Federal loans preserve thousands of Berkshire jobs, but many miss out

Sarah Eustis, CEO of Main Street Hospitality Group, said she will use Small Business Administration loan proceeds to protect the jobs of the 25 employees still on staff to care for the company's hotels and restaurants, which include Hotel on North in Pittsfield, the Red Lion Inn in Stockbridge and The Porches Inn of North Adams.

Tens of millions of dollars in federal loans will, for now, safeguard thousands of Berkshire jobs from the coronavirus pandemic's economic bite, area bankers say.

But, when the curtain on a Small Business Administration program came down abruptly Thursday, it appears that hundreds of local businesses still were waiting for money — or shut out entirely unless Congress backs new funding.

More than $7 billion in loans was approved in less than two weeks by the SBA for Massachusetts companies through the Paycheck Protection Program, part of the $2.2 trillion CARES Act.

Bankers in Berkshire County describe a chaotic process that called for them to work at breakneck speed with applicants, often without ever meeting them face-to-face due to coronavirus precautions.

Area lenders say they closed on loans that range from $1,000 to several million dollars, keeping their teams at work nights and weekends and adjusting to a stream of changes ordered by the SBA. If a borrower can document that 75 percent of the money is used to keep people employed, those loans are partially forgiven.

But, some bankers caution that what one termed "a rush to the trough for free money" could create trouble if borrowers fail to meet forgiveness terms and must pay the loans back over 18 months, as required. Those terms are not fully formed, some local bankers said.

"Nobody's thinking about how it gets paid or forgiven," said J. Jay Anderson, president and CEO of Pittsfield Cooperative Bank. "That's a lot to repay in 18 months."

Anderson's bank had 135 loans in the works when the SBA halted the program and has closed on one-third of them. They range from $10,000 to $1 million.

Around the region, figures on the numbers of jobs saved — it's a required field in the SBA application process — are notable.

Government-backed loans issued by Adams Community Bank will keep 1,750 people working. At Greylock Federal Credit Union, the tally was 2,977 jobs preserved as of Friday.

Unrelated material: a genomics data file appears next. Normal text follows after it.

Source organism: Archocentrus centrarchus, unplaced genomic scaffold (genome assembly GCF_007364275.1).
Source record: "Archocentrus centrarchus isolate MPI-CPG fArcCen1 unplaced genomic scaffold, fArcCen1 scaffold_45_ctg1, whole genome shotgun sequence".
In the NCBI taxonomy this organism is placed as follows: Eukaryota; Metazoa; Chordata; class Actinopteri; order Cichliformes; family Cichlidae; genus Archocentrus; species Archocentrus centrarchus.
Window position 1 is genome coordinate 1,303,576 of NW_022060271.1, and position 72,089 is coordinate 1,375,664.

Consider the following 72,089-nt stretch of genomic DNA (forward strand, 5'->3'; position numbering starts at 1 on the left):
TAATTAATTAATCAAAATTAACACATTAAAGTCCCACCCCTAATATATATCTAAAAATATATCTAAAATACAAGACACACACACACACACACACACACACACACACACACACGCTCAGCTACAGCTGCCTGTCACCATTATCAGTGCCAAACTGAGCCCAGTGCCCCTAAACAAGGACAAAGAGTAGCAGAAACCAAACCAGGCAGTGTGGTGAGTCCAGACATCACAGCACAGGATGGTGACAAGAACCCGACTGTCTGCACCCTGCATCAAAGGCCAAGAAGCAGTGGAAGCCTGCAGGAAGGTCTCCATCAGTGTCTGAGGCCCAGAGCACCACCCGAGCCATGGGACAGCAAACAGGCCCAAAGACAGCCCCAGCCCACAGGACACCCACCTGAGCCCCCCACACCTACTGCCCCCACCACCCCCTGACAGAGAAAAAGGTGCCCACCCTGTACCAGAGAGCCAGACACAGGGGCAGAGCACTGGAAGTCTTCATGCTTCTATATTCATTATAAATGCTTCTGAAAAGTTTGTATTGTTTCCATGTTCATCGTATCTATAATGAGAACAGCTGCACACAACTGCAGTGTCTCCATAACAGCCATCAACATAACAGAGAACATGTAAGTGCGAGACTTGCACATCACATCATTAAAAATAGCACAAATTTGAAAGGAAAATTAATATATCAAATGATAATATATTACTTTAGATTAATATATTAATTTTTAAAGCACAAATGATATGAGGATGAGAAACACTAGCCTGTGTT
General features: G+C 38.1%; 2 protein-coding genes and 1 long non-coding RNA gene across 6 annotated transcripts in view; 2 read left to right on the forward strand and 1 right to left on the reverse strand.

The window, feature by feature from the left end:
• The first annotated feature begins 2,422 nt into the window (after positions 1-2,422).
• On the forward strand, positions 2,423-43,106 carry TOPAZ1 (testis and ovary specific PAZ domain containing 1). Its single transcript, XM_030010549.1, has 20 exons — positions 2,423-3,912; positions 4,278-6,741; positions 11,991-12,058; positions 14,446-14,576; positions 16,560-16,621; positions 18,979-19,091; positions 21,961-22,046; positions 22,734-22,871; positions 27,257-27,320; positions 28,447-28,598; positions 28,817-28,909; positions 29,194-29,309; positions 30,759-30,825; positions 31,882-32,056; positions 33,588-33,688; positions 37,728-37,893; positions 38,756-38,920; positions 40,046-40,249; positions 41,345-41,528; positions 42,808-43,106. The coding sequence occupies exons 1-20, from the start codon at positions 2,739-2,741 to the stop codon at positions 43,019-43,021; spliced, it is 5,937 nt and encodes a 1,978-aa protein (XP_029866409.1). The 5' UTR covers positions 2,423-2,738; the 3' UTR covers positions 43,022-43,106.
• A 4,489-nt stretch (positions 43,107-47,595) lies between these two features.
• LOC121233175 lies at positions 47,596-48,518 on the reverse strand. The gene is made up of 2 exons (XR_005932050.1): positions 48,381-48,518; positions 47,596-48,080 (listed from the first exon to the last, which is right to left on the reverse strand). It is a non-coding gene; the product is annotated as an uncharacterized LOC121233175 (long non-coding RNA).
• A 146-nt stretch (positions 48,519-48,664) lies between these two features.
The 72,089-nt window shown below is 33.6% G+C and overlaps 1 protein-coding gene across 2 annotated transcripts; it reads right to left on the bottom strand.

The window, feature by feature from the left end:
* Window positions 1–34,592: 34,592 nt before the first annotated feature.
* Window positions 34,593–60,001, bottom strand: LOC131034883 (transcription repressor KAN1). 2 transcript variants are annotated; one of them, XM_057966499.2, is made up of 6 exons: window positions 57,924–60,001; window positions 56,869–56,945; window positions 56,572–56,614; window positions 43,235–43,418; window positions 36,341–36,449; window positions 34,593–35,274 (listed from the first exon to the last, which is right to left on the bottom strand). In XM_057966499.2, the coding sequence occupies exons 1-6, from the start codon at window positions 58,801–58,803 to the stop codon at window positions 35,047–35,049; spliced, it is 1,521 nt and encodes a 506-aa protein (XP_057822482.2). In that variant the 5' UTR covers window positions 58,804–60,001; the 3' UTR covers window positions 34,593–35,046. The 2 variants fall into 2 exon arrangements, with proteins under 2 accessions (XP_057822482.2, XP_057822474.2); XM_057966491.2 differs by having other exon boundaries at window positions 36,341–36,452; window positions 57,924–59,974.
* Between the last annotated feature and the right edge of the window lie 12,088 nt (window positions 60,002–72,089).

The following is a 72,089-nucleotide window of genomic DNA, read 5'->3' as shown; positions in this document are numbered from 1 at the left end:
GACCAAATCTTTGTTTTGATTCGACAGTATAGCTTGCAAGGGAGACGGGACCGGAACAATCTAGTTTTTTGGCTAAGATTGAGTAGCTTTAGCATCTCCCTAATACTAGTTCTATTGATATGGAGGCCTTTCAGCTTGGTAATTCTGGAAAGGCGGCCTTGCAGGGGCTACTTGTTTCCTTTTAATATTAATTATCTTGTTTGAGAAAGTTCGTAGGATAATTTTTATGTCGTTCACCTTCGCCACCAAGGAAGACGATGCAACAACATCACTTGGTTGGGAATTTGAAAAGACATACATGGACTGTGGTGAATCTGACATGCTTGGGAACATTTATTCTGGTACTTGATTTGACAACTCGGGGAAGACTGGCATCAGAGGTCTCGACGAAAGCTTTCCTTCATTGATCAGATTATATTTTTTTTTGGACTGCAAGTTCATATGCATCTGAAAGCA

The program is a stimulus, of sorts, for the banks as well. Anderson said lenders receive a 5 percent fee on loans of less than $350,000; the percentage falls for larger loans.

"The fees are not worth what we've been going through," he said.

Borrower's account

One borrower, Main Street Hospitality Group, will use SBA loan proceeds to protect the jobs of the 25 employees still on staff to care for the company's hotels and restaurants, which include Hotel on North in Pittsfield, the Red Lion Inn in Stockbridge and The Porches Inn of North Adams.

Sarah Eustis, the company's CEO, said her team moved quickly to get applications in for the SBA program, "sifting through the tsunami of information about it that was changing all the time."

The company eventually bundled several loans through Lee Bank and the process went "surprisingly well," she said, due to what she called extraordinary help from the lender. Eustis declined to say how much the company borrowed.

With properties closed because of the coronavirus crisis, Main Street Hospitality Group has cut its staffing sharply, from a high that, in season, typically would top 275.

"We've retrenched, there's no question about it," Eustis said. "We still have payroll to pay."

Given the tight time frame, small companies in the Berkshires might have struggled to provide needed documentation, according to Jonathan Butler, president and CEO of 1Berkshire.

"It was a confusing program to navigate. The implementation and execution of it has been imperfect," Butler said.

"There are a lot of businesses that have missed this first wave of resources," he said, particularly small ones. Unless they also get help, Butler said, the region risks losing the diversity of its businesses.